For a collection of coins, then the hierarchy may be less physical and could represent, say, the denomination, e.g. a container of 50 pence coins containing all the different 50p coins.
The lists shown in the collections apps can all be sorted, with the exception of My Collections. The sort method chosen is remembered for each collection or container and, in the case of shared collections, only affects your view of the items.
The options for sorting are:
- Name. Items are sorted alphanumerically in ascending order.
- Expiry. Items are sorted by expiry date in ascending order. Items without an expiry date are shown at the bottom of the list sorted by name.
- Quantity. Items are sorted by quantity in reverse numerical order. Items without a quantity are shown at the bottom of the list sorted by name.
- User Defined. This initially sorts the list in the order in which items were added. However, in this mode you can ‘drag and drop’ items into any order. Just ‘long-press’ the item and then drag it to the desired location.
- To see a list of items that are about to expire, open the search screen and change the sort mode to ‘expiry’.
- To see a list of items that have zero quantity, open the search screen and change the sort mode to ‘quantity’
Tags can be attached to items and are useful for creating ad-hoc groupings of similar categories of items that may be spread across a collection, e.g. you could tag all ‘meat’ items in the different drawers in a collection of freezers.
Items can have multiple tags, so if your collections has lots of different chicken items (legs, breast, breaded, sliced, nuggets) you might want to tag them all with chicken and meat.
Tags are especially useful in the search mode where you can filter by a tag name to see all items with that tag. For instance, to see all items with a ‘meat’ tag, just select the tag.
Only the collection owner can create tags although any user of the collection can tag items.
Doing More with Tags
Tags can also be used for defining general attributes or facts of items.
For instance, imagine a shared collection on beers. Certain tags could mark the type (lager, ale, cider) others the strength (strong, med, light) and yet others the taste (fruity, hoppy, sweet, strong).
You can then filter on these to find drinks for the mood you are in (strong, hoppy, ale).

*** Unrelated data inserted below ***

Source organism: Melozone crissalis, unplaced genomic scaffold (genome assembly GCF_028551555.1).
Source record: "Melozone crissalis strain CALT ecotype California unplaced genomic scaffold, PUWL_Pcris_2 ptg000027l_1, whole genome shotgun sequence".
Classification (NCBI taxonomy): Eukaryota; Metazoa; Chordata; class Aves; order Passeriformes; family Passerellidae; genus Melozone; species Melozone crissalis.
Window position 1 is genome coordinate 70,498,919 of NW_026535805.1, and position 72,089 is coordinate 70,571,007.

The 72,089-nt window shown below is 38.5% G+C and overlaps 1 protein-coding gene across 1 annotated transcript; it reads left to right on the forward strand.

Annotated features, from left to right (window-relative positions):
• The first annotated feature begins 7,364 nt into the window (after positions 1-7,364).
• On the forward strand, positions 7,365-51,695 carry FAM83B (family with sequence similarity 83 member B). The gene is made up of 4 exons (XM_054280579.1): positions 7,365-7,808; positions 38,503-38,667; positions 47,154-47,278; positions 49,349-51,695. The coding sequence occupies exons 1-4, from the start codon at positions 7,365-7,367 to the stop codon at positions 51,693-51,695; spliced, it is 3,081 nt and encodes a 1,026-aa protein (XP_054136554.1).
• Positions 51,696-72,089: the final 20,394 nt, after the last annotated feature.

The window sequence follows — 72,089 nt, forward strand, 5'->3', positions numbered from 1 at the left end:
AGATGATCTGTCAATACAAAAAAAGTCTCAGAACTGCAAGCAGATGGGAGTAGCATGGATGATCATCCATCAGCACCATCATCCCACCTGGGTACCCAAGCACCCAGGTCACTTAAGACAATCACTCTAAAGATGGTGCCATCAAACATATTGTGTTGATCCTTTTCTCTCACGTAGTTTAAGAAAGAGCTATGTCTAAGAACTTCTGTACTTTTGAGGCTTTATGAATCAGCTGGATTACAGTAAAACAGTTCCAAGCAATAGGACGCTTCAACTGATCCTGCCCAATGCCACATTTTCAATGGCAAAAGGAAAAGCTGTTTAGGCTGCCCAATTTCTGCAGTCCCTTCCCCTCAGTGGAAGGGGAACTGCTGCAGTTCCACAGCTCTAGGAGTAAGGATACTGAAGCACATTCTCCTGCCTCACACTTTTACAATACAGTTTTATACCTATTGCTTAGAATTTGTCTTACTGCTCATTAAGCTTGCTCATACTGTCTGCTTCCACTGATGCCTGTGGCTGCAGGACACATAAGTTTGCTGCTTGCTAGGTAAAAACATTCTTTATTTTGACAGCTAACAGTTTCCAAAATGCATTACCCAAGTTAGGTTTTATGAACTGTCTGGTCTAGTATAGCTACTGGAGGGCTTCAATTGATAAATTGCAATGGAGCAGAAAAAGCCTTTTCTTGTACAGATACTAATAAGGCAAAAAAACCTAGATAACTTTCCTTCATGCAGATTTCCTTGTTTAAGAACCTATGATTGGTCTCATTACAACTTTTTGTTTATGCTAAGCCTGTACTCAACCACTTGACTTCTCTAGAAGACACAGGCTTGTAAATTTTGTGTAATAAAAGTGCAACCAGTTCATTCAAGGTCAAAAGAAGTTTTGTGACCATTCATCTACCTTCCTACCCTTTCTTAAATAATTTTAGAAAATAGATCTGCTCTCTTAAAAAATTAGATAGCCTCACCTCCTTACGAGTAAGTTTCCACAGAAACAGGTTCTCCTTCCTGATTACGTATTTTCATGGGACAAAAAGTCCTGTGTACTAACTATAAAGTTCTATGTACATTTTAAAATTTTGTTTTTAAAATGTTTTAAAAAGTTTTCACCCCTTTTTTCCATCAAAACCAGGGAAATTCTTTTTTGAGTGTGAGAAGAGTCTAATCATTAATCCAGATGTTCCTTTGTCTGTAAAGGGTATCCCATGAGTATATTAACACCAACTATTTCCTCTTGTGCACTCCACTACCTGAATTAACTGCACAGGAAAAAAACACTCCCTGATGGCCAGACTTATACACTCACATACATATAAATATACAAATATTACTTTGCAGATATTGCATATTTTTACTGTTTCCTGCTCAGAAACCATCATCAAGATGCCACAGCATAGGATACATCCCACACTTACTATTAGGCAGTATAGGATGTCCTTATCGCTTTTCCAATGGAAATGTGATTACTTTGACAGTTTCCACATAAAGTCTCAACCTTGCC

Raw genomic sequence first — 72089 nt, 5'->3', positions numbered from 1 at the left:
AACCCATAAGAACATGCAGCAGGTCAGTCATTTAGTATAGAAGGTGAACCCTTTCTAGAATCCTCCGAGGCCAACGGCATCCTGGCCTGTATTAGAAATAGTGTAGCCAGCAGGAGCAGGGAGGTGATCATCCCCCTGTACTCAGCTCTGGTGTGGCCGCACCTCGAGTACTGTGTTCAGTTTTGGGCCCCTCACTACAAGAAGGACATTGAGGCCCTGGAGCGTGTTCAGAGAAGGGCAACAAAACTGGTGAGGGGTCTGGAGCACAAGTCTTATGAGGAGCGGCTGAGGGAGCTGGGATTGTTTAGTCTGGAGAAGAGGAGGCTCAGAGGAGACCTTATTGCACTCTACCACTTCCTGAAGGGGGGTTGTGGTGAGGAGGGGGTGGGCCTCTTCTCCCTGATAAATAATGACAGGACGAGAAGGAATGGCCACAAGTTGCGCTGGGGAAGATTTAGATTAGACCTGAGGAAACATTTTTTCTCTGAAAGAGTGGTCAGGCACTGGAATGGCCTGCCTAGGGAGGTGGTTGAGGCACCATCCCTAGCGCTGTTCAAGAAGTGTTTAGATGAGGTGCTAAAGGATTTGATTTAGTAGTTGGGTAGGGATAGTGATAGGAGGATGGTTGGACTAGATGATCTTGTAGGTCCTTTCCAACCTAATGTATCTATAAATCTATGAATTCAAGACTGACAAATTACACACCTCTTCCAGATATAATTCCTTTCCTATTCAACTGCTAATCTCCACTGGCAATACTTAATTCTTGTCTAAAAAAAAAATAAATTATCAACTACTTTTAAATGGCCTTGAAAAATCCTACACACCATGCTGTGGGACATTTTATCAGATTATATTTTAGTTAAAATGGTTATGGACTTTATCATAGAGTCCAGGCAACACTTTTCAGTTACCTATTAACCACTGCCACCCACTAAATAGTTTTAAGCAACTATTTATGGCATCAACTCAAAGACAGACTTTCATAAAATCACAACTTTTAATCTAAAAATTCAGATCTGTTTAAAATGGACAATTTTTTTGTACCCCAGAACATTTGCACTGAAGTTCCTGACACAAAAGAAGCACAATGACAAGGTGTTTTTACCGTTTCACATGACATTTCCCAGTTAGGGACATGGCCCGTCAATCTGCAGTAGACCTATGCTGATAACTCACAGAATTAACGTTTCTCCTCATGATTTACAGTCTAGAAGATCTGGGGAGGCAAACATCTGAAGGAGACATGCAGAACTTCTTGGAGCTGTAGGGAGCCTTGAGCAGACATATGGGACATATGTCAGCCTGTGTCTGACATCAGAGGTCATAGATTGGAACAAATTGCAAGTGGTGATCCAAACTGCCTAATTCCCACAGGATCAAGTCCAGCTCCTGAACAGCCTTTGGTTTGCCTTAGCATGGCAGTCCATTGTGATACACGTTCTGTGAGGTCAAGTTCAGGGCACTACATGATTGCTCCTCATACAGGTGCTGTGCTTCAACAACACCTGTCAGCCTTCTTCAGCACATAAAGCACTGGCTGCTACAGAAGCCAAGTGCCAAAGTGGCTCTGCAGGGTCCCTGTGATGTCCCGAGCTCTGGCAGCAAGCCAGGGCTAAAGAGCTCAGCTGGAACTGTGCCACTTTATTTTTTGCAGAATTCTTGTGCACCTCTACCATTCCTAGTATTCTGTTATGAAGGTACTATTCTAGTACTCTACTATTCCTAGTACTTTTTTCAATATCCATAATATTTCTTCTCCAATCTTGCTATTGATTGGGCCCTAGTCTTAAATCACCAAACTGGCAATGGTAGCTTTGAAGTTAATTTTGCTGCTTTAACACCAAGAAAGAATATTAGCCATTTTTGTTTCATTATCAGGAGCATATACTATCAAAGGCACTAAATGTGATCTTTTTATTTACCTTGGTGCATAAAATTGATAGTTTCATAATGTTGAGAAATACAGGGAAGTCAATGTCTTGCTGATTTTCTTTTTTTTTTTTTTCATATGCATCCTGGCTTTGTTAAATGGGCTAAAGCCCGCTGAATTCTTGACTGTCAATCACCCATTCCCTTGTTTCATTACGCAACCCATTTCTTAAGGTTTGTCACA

Tags could help with shopping (while we sort out a shopping list feature). For example, you are in the ‘meat’ aisle of your supermarket and want to know what meat to buy?
Open the app and got to the collection with food in it, select the search screen and filter by meat. Now sort by quantity and you can see a list of meat items that have zero quantity. Similarly for fish, bread, veg, etc.
When you want to share a collection, go into the collection and click on the ‘share’ icon. You will be prompted to enter the email address of the person you which to share the collection with.
When the other person installs the app and signs in, they will see a notification informing them that a collection has been shared. When they click on the notification, it will prompt them to accept or decline the invitation. If they accept, they will see the collection under their ‘My Collections’ tab.
Note that the email address you use to share must match the one that is registered with the account the person uses to sign in with, i.e. their Google or Google Play account email.
Important: Be aware that sharing a collection gives the invitee full access to add, change or delete items in that collection. The invitee cannot, however, invite other people to share that collection as only the owner can share a collection.
When sharing collections the other person will need to purchase a subscription to see the shared collection. We currently offer a 30 day free trial when you sign up which you can cancel at any point in the trial and you will not be charged.